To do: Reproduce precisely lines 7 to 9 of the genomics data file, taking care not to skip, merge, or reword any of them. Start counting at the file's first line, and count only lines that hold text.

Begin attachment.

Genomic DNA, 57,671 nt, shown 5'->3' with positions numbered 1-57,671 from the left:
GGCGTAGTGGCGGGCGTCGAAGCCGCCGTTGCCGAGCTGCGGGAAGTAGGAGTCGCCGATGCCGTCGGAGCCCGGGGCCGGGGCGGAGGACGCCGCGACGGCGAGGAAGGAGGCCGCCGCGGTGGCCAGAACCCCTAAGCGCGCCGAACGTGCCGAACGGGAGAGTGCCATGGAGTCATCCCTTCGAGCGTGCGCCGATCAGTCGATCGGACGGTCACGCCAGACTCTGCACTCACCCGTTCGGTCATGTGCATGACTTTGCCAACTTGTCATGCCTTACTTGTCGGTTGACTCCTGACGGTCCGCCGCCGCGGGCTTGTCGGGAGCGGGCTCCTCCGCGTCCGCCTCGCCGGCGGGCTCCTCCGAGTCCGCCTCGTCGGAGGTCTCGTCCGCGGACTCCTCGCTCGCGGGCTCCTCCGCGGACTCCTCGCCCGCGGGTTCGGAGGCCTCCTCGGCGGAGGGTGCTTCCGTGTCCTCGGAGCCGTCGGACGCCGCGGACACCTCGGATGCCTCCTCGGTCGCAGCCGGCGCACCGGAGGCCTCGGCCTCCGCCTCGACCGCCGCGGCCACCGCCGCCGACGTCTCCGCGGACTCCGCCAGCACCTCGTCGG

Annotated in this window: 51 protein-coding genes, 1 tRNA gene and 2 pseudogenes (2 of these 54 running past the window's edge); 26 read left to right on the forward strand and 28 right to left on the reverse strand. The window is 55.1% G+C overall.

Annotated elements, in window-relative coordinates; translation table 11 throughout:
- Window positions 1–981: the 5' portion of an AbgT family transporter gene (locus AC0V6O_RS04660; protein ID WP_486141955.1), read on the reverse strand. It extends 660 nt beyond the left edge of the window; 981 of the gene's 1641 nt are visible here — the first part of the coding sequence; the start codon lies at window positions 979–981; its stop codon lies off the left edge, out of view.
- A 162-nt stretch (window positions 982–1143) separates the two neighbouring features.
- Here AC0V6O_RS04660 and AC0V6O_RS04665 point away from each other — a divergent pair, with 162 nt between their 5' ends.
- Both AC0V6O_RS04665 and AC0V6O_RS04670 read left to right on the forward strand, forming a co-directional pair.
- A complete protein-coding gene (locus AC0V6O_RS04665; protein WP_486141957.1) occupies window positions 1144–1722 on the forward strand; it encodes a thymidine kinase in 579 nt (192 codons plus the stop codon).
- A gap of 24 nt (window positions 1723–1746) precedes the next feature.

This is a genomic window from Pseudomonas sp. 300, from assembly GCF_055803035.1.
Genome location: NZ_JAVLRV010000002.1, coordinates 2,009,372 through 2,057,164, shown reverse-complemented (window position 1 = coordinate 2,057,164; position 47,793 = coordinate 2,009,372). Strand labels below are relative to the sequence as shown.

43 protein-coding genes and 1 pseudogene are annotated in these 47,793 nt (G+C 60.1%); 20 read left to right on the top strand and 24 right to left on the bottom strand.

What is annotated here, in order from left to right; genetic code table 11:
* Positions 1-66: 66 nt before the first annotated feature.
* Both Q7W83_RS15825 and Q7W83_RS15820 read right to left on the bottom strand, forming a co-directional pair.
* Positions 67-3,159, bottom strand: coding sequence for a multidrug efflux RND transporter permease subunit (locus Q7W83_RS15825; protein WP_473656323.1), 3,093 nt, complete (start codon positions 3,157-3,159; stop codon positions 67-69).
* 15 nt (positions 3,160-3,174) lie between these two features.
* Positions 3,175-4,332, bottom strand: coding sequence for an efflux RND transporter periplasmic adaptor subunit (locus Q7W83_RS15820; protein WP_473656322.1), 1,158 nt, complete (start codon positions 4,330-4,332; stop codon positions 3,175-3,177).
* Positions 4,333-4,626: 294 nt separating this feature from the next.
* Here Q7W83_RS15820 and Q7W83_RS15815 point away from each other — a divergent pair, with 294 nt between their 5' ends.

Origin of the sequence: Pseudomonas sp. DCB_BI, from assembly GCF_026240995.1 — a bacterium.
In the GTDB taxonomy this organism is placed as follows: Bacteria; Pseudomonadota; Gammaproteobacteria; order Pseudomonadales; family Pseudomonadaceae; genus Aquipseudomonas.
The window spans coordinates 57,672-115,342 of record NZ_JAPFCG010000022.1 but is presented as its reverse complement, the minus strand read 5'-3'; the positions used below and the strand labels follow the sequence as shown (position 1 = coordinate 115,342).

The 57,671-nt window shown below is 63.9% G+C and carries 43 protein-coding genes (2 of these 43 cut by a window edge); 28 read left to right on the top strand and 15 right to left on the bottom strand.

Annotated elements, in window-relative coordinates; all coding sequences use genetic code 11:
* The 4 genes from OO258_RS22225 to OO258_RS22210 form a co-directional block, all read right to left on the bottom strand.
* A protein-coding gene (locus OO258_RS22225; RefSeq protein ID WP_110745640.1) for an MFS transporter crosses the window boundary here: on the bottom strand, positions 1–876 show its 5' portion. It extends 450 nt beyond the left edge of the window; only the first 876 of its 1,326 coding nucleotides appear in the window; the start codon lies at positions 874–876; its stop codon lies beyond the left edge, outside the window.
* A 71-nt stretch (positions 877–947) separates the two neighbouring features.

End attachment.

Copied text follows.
- Here AC0V6O_RS04660 and AC0V6O_RS04665 point away from each other — a divergent pair, with 162 nt between their 5' ends.
- Both AC0V6O_RS04665 and AC0V6O_RS04670 read left to right on the forward strand, forming a co-directional pair.
- A complete protein-coding gene (locus AC0V6O_RS04665; protein WP_486141957.1) occupies window positions 1144–1722 on the forward strand; it encodes a thymidine kinase in 579 nt (192 codons plus the stop codon).